Box art for Filly Brown

Filly Brown

  • Rated R
  • HD and SD formats available

drama


Filly Brown is an inspiring and gritty portrait of a young artist striving to find her voice and seize her dreams without compromise.

Rotten Tomatoes® scores

  • Critic Score
    45%
  • Audience Score
    74%

common sense

PAUSE for kids age 15
Language
5 out of 5
Positive messages
2 out of 5
Positive role models
2 out of 5
Sex
1 out of 5
Violence
3 out of 5
Consumerism
0 out of 5
Drinking, drugs, & smoking
3 out of 5

Young hip-hop artist sacrifices her true identity for fame.

what parents need to know

Parents need to know that Filly Brown -- which marks the first and last big-screen appearance by late singer Jenni Rivera -- is about a young hip-hop artist trying to make it as a recording artist in Los Angeles without abandoning her values. As her star rises, she must make a series of difficult choices; every time, she gets a little closer to fame and a bit further away from her true identity. The film has some graphic beatings, and in one scene, a man comes very close to raping a teenage girl. Several sequences show people (including teens) smoking pot and drinking beer, and there's heavy swearing all throughout the movie ("f--k," "s--t," and much more).

what families can talk about

  • Families can talk about the choices that Majo makes. What motivates her? Do you think she's a relatable character? What would you have done in her position?
  • How do her father's choices parallel Majo's? What does he decide? Is that the right choice?
  • What is the movie saying about fame and those who seek it?

movie reviews from Rotten Tomatoes®

  • Tomatometer®

    45%
    reviews counted: 6
    see all Filly Brown reviews
  • Audience

    74%

Top Critic Reviews

Fresh: More heartfelt, humanistic, and entertaining than such a clichd showbiz cautionary tale has any right to be.

- Aaron Hillis, Village Voice, Tuesday, April 23, 2013

Fresh: Almost despite our will, the cast keeps us invested in Filly's furious resurrection.

- Amy Nicholson, Los Angeles Times, Thursday, April 18, 2013

Rotten: Unfortunately, the film is marred by a story, situations and stereotypical characters that strike all-too-familiar chords.

- Claudia Puig, USA Today, Thursday, April 18, 2013

Audience Reviews

2 stars

Majo (Gina Rodriguez - Go For It!) is a young Los Angelina with flair-to-spare and an unquestionable musical talent for rhythm and rhyming who dreams of making it big in the hip-hop music world so that she can help better provide for her hardworking father and younger sister as her family has struggled to make ends meet following a betrayal they all suffered at the hands of a selfish mother whose addictions and double-dealings with dangerous criminals imperiled her very own family's well-being. A cast of primarily unknown (and primarily Latino) actors stars in the gritty, urban drama Filly Brown. Filly Brown becomes the adopted moniker of Majo -- itself short for Maria Jose -- as she tries to capitalize on the wild success of a heartfelt, single (rather impromptu -- and rather catchy) song after she signs with a hustler of a record producer who promises her the world ... in order to get her signature so that HE can start making some money off of her. Majo begins her "journey" as guileless and nave believing that most people are good and that others are always looking out for the best interests of everyone else. It is unfortunate -- but necessary for this predictable movie -- that Filly Brown does not quickly realize the truth of what is going on around her as she visits her mother in prison (the late banda singer-songwriter, Jenni Rivera in her first-and-only feature film performance) and readily takes her advice over that of her steadfast father (Lou Diamond Phillips - Courage Under Fire) and others who have actually always looked out for Majo. It doesn't make a lot of sense why Majo does some of the things she does -- she's rather contradictory for the sole purpose of adding "layers" to the film. Like the character, Filly Brown would like to be good and respected but it is hard to do so when it is all manipulated. Very little feels as if it is spontaneously happening onscreen (or in the film) as it mostly all comes across as scripted. The film's best moments are Filly's few spontaneous bits of musical outburst and some of the scenes featuring Rivera as a frightening mother figure you would not want watching over you at night.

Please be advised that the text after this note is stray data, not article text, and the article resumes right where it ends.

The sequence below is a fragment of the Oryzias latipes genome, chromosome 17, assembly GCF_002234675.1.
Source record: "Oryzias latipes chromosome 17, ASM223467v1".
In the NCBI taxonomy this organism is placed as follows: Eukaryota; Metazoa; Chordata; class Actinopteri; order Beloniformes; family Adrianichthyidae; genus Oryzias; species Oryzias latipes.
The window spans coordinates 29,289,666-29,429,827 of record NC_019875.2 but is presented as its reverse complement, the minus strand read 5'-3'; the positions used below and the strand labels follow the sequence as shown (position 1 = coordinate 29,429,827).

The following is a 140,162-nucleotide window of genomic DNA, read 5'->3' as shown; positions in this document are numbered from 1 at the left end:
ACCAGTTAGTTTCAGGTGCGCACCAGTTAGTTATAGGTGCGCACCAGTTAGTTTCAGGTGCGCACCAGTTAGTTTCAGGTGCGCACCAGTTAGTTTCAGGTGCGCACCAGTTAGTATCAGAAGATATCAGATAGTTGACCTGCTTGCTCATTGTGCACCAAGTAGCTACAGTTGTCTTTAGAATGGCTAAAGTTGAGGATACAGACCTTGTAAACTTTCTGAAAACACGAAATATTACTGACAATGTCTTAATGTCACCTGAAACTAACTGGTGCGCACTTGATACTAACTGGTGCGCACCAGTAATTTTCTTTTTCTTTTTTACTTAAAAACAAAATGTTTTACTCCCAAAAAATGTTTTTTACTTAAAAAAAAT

- ThomasJayWilliams, Wednesday, August 21, 2013